Figure 1: Test rig for turning and surface roughness measurement.

Chemical composition of J-Steel material is listed in Table 1. The heat treatment for involved Austenitizing at 850°C for 4-5 hours, quenching in oil, tempered at 600–630°C for 6-7 hours and then air-cooled. Hardness was HV 365–395.

Table 1: Chemical composition of the J-Steel material.

3. Full-Factorial Sampling

A five-level full-factorial experimental matrix was used to explore various settings of the machining parameters. To frame the experiments within an optimization framework, the three machining parameters of cutting speed, depth of cut, and feed rate are referred to as the design variables , , and , respectively. Additionally, the two performance measures of interest (surface quality and material removal rate) are formulated in a minimization setting, so that the objective is to minimize: is the arithmetic average deviation of the assessed machined surface profile (µm). is machining time needed to remove a unit volume of the J-Steel material (min/cm3).Listing of the five-level settings of the design variables is provided in Table 2. For three design variables, the number of samples corresponding to five levels is 53 = 125. The corresponding objective values are plotted in Figure 2 and full listing of all 125 samples is provided in the appendix.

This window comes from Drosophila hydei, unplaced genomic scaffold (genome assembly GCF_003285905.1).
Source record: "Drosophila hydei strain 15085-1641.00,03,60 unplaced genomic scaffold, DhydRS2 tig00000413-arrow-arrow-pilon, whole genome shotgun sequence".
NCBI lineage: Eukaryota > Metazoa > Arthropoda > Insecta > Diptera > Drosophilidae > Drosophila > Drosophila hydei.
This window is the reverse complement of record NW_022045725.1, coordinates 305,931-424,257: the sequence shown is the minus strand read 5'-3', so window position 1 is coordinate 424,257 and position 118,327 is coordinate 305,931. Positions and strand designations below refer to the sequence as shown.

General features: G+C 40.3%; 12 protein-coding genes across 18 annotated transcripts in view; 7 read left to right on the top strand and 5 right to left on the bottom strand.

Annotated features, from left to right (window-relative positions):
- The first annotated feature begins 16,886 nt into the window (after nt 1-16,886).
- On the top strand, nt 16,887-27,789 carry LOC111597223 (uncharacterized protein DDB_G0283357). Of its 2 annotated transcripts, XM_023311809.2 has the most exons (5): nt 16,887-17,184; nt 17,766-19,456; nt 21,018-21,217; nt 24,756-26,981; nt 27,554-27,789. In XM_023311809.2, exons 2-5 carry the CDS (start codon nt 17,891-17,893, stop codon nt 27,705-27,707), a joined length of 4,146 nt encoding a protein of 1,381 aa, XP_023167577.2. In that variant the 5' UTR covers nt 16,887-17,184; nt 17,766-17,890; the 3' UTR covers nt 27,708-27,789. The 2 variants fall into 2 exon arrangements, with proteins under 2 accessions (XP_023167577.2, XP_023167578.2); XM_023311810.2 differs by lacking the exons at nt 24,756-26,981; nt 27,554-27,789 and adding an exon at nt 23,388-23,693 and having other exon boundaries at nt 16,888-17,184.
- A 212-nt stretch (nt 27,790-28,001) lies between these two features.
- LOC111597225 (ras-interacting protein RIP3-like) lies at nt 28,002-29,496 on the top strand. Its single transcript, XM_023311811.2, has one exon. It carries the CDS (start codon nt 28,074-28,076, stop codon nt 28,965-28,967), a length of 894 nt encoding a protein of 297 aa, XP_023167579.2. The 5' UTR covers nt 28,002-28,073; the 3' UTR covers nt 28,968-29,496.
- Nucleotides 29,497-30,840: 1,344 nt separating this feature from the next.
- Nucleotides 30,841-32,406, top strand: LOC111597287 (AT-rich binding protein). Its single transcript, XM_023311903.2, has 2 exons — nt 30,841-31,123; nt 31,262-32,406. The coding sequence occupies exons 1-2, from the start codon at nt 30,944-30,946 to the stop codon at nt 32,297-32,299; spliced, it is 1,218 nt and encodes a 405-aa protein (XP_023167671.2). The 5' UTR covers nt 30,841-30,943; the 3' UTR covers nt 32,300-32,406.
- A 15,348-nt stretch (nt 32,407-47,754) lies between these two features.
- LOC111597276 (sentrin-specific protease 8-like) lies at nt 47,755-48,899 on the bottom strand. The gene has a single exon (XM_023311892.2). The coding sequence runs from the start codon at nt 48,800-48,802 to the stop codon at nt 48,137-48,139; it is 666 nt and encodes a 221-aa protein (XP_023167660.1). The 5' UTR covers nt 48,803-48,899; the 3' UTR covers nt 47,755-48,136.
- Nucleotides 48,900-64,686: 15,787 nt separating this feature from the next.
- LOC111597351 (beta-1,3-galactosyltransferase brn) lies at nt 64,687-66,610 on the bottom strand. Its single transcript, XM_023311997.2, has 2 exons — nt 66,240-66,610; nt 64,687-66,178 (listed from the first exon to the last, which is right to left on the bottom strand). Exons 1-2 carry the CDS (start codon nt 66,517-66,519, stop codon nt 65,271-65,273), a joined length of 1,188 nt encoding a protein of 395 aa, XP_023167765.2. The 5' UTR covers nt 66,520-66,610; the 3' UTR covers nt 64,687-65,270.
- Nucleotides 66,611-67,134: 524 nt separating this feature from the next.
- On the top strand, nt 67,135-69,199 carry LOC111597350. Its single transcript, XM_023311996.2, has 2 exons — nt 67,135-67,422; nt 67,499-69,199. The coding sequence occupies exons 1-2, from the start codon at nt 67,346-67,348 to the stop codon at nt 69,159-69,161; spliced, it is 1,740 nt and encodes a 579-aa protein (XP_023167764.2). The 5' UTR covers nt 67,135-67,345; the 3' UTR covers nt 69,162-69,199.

Table 2: Design variables values in five-level full-factorial matrix.
Figure 2: Objective values for five-level full-factorial samples.

As the general consensus is that surface roughness in turning operations has high sensitivity to the feed rate [12], Figure 2 was constructed with separate markers for samples that have different feed rate values. And while this consensus is observed to be mostly true in Figure 2 (samples with the same feed rate tend to cluster together), the following observations are also noted:(i)For any given feed rate, there is a relatively large range of variation in both surface roughness () and the machining time (). Thus, identification of the proper combination of cutting speed and depth of cut to match the selected feed rate is of significant importance.(ii)There is quite a bit of overlap between clusters of same feed rate samples, especially at the submicron range for values of (). This implies that the proper (simultaneous) selection of cutting parameters is of higher significance than simply adjusting the parameter with high sensitivity.Extracting the “undominated” trade-off frontier results in the Pareto plot shown in Figure 3. In Pareto analysis, a sample is considered “dominated” if another sample exists that has better value in one objective and no-worse values among all the objectives. In two-objective minimization problems, this dominance criterion translates to a sample being dominated if another sample exists towards its lower left in the Pareto plot. Listing of the undominated samples is provided in Table 3.